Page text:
What a weekend it has been. Tears flowed in the City of Light when it was announced the world has been saved, Judgment Day delayed, Armageddon pushed aside and the planet’s eternal life assured now that all have bowed before Al Gore’s altar.
Even better, Canadian government officials will once again be popular at cocktail parties on the international circuit (being nice to Jews/Israel, fighting ISIS and supporting Canadian jobs was ever so tiresome) now that we have committed to redistributing our wealth and shutting down entire resource industries such as coal and that dreadful oil and gas business. And to think it was just a few years ago that we had a prime minister who dreamed of this nation becoming an energy superpower. No more talk of such twaddle now that, at last, it is 2015.
Indeed, economist Jeff Rubin noted on CBC news Saturday, we don’t even have to talk or worry about pipelines to tidewater anymore because, well, we won’t have anything to put in them.
If that is not enough cause for joy, we learned this morning that China’s commitment to the global environment is so intense that it plans to only double its coal production until 2030. And, as part of the global pact to fight global warming agreed upon by 200 countries Saturday,
India will merely triple its coal production while Canada shuts its down entirely. Sounds like we strike a hard bargain these days.
What moved us most deeply, though, were the words of former Toronto mayor David Miller, who after many years ensuring the pristine nature of his city’s air is now president and CEO of the World Wildlife Fund’s Canadian division. Passionately, he told CBCNN that what pleased him most was that the climate deal vowed to look after the “most vulnerable.”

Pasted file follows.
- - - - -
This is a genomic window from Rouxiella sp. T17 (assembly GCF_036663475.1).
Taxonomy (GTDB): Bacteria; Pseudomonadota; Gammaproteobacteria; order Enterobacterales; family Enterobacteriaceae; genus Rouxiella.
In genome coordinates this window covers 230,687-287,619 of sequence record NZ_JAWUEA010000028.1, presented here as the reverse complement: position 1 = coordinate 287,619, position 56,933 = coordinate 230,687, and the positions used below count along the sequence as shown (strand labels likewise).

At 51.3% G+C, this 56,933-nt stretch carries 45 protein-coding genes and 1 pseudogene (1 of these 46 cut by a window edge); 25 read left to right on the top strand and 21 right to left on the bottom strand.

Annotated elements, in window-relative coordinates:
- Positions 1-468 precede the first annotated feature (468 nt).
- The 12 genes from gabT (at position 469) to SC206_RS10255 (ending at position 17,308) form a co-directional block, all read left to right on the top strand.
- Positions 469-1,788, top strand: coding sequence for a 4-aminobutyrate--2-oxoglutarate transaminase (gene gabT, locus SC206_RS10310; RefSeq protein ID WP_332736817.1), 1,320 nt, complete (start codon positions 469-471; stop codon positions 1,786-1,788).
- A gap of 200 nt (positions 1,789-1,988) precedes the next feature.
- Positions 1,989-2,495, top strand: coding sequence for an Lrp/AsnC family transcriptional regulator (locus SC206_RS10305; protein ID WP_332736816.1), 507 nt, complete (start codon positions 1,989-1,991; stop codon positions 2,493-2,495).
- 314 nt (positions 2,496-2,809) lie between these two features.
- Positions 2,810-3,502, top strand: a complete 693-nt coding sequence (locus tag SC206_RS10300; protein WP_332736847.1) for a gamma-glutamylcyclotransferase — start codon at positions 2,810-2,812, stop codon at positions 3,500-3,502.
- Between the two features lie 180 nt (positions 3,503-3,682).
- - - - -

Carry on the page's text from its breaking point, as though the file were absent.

We are paraphrasing now, but we were struck by how earnestly Miller stared into the camera and said that of course we all know what that means: we must care for our northern people who, as we speak are experiencing the horrors of climate change and “the destruction of their way of life.”
Well, of course. Let’s worry first of all about people who have – against all odds – survived by living off the land and ice for thousands of years in a hostile environment using Stone Age tools because of an extraordinary ability to adapt to a constantly changing climate.
Let us not worry at all that the suicide rate in Alberta has climbed 30 per cent this year. Let us not fuss for a moment that entire cities of people are watching in horror as their jobs disappear and the values of their homes plummet. Some might say these people are “the most vulnerable,” Mr. Miller. Some, dear diary, might even say they are even facing “the destruction of their way of life.” But you don’t care. And you never will.
More good news emerged when the new chief resident of 24 Sussex Drive faced acolytes posing as journalists this week to face down distemper over his decision to move two nannies personally in his employ onto the public’s payroll.
“It will come as no surprise to people that I have a different family situation with three small children than the Harpers did,” he said. “That means we will operate within the same family budget that the previous prime minister had but we will shuffle it around so that it fits better our priorities. That is what Canadians expect.”
Two of courses. The first is that the statement was accepted at face value by the acolytes. The second is that it is sheer nonsense.
The Trudeau offspring are eight-, six- and almost two-years-old. When the Harpers moved into the same residence, their kids were nine- and six-years-old. Yes, the toddler adds an extra dimension but lets be clear this is not a substantively different “family situation.” The Harpers, like any family with children that age, had child care needs. And like any other family, they met them using their own resources.